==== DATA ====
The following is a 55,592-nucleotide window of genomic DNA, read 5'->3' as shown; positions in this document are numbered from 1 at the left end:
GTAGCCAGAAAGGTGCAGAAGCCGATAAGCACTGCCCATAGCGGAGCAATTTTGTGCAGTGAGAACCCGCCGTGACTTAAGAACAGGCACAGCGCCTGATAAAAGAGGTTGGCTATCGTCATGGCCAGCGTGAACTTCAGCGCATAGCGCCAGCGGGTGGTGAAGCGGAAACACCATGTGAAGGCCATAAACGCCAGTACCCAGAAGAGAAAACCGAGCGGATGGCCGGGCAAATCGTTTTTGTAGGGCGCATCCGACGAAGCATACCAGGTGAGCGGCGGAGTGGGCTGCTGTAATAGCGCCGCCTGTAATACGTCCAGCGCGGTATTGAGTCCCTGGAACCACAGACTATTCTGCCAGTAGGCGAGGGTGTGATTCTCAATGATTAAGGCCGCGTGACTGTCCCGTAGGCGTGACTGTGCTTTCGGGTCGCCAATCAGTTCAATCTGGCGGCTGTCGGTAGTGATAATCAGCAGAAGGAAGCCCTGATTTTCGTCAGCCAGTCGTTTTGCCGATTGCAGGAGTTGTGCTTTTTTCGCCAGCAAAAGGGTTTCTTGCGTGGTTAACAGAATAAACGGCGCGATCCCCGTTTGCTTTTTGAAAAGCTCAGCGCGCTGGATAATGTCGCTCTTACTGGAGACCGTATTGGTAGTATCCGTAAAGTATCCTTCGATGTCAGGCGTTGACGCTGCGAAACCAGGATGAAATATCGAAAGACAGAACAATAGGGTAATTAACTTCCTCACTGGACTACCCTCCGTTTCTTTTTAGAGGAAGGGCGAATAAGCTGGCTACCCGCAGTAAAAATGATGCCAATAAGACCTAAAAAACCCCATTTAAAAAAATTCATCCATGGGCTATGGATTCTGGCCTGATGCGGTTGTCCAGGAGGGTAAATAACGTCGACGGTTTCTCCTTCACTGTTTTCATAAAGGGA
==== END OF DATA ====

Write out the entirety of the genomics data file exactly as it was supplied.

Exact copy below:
The following is a 55,592-nucleotide window of genomic DNA, read 5'->3' as shown; positions in this document are numbered from 1 at the left end:
GTAGCCAGAAAGGTGCAGAAGCCGATAAGCACTGCCCATAGCGGAGCAATTTTGTGCAGTGAGAACCCGCCGTGACTTAAGAACAGGCACAGCGCCTGATAAAAGAGGTTGGCTATCGTCATGGCCAGCGTGAACTTCAGCGCATAGCGCCAGCGGGTGGTGAAGCGGAAACACCATGTGAAGGCCATAAACGCCAGTACCCAGAAGAGAAAACCGAGCGGATGGCCGGGCAAATCGTTTTTGTAGGGCGCATCCGACGAAGCATACCAGGTGAGCGGCGGAGTGGGCTGCTGTAATAGCGCCGCCTGTAATACGTCCAGCGCGGTATTGAGTCCCTGGAACCACAGACTATTCTGCCAGTAGGCGAGGGTGTGATTCTCAATGATTAAGGCCGCGTGACTGTCCCGTAGGCGTGACTGTGCTTTCGGGTCGCCAATCAGTTCAATCTGGCGGCTGTCGGTAGTGATAATCAGCAGAAGGAAGCCCTGATTTTCGTCAGCCAGTCGTTTTGCCGATTGCAGGAGTTGTGCTTTTTTCGCCAGCAAAAGGGTTTCTTGCGTGGTTAACAGAATAAACGGCGCGATCCCCGTTTGCTTTTTGAAAAGCTCAGCGCGCTGGATAATGTCGCTCTTACTGGAGACCGTATTGGTAGTATCCGTAAAGTATCCTTCGATGTCAGGCGTTGACGCTGCGAAACCAGGATGAAATATCGAAAGACAGAACAATAGGGTAATTAACTTCCTCACTGGACTACCCTCCGTTTCTTTTTAGAGGAAGGGCGAATAAGCTGGCTACCCGCAGTAAAAATGATGCCAATAAGACCTAAAAAACCCCATTTAAAAAAATTCATCCATGGGCTATGGATTCTGGCCTGATGCGGTTGTCCAGGAGGGTAAATAACGTCGACGGTTTCTCCTTCACTGTTTTCATAAAGGGA